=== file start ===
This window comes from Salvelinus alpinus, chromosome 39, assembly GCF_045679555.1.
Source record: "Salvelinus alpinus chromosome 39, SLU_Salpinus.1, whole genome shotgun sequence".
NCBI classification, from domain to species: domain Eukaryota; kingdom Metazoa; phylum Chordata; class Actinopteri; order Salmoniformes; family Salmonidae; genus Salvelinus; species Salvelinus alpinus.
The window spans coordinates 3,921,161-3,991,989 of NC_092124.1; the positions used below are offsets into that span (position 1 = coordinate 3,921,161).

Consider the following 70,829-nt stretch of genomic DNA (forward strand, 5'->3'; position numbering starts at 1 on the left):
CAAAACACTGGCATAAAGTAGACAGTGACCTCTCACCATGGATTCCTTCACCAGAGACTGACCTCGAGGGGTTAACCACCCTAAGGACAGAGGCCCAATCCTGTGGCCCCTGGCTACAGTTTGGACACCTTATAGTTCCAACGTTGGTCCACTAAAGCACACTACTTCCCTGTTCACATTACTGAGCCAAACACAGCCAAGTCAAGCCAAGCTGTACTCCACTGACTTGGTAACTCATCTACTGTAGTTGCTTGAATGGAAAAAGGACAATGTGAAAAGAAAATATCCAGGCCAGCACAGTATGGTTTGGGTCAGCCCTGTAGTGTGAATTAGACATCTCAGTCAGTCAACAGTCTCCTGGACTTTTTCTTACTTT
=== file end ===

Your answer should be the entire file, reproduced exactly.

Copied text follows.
This window comes from Salvelinus alpinus, chromosome 39, assembly GCF_045679555.1.
Source record: "Salvelinus alpinus chromosome 39, SLU_Salpinus.1, whole genome shotgun sequence".
NCBI classification, from domain to species: domain Eukaryota; kingdom Metazoa; phylum Chordata; class Actinopteri; order Salmoniformes; family Salmonidae; genus Salvelinus; species Salvelinus alpinus.
The window spans coordinates 3,921,161-3,991,989 of NC_092124.1; the positions used below are offsets into that span (position 1 = coordinate 3,921,161).

Consider the following 70,829-nt stretch of genomic DNA (forward strand, 5'->3'; position numbering starts at 1 on the left):
CAAAACACTGGCATAAAGTAGACAGTGACCTCTCACCATGGATTCCTTCACCAGAGACTGACCTCGAGGGGTTAACCACCCTAAGGACAGAGGCCCAATCCTGTGGCCCCTGGCTACAGTTTGGACACCTTATAGTTCCAACGTTGGTCCACTAAAGCACACTACTTCCCTGTTCACATTACTGAGCCAAACACAGCCAAGTCAAGCCAAGCTGTACTCCACTGACTTGGTAACTCATCTACTGTAGTTGCTTGAATGGAAAAAGGACAATGTGAAAAGAAAATATCCAGGCCAGCACAGTATGGTTTGGGTCAGCCCTGTAGTGTGAATTAGACATCTCAGTCAGTCAACAGTCTCCTGGACTTTTTCTTACTTT